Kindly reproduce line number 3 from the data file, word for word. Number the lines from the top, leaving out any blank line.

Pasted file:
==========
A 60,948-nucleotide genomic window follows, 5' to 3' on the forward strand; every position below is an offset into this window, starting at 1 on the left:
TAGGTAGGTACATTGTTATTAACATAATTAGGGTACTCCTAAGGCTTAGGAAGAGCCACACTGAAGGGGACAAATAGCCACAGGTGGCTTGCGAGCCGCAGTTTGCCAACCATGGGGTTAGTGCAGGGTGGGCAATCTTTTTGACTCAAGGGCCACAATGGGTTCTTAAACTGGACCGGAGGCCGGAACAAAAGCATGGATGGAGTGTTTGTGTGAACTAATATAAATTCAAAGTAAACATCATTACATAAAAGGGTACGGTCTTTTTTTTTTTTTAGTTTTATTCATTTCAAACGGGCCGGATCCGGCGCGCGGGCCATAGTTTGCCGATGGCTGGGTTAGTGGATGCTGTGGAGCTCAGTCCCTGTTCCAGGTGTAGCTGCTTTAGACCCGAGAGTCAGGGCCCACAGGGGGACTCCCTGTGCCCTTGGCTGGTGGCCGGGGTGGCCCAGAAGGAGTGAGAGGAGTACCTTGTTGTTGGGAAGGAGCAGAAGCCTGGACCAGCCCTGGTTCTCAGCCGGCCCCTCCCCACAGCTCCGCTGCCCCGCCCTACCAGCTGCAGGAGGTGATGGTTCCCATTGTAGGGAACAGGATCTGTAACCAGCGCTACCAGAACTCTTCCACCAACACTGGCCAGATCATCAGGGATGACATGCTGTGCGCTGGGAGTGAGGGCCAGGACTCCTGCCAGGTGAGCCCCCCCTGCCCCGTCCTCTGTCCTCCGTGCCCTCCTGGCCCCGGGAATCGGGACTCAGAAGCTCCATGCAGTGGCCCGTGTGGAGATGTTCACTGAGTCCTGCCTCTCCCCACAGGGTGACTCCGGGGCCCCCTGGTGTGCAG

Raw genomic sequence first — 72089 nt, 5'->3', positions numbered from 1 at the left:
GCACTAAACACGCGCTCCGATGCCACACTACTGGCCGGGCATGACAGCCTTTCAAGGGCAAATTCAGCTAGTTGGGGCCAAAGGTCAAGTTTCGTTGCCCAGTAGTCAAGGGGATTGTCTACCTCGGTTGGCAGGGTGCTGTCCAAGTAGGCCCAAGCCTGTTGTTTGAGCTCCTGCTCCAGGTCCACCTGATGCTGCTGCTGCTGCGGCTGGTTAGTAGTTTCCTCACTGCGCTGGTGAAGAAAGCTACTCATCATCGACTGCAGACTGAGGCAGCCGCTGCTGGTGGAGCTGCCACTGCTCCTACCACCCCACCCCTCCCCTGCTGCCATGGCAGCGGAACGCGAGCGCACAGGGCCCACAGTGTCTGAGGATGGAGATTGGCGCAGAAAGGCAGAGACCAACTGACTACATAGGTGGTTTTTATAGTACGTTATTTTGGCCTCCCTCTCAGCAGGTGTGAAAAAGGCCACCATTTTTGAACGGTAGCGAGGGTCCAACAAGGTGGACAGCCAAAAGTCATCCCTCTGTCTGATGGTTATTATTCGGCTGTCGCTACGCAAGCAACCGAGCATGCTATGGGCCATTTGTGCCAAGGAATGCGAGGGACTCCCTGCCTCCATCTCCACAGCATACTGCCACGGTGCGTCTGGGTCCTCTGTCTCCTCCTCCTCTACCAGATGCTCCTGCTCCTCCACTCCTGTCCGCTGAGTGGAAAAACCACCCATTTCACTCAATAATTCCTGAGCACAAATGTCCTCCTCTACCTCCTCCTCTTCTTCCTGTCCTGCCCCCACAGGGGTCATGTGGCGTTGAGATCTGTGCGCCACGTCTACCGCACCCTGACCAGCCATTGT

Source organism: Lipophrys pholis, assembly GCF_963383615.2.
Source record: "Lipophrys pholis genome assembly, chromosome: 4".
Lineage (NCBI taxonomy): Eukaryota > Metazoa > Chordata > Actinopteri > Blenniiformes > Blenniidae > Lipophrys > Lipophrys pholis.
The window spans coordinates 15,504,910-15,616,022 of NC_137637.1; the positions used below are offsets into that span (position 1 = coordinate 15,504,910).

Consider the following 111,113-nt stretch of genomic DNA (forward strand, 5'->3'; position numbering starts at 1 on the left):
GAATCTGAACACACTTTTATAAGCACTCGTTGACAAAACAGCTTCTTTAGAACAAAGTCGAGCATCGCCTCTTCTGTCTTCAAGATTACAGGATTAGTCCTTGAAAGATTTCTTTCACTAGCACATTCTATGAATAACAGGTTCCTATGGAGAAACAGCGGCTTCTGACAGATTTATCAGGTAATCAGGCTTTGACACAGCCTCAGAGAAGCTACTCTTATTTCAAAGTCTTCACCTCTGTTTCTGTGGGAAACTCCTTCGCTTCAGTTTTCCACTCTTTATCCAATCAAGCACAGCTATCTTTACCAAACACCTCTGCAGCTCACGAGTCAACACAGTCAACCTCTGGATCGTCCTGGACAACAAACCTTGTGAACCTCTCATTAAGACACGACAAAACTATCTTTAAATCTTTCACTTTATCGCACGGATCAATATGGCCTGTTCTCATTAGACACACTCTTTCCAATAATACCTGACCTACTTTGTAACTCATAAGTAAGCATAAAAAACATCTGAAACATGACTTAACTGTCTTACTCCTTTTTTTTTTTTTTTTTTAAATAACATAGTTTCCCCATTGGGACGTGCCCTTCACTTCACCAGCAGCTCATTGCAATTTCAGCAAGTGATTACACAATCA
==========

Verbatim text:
Raw genomic sequence first — 72089 nt, 5'->3', positions numbered from 1 at the left: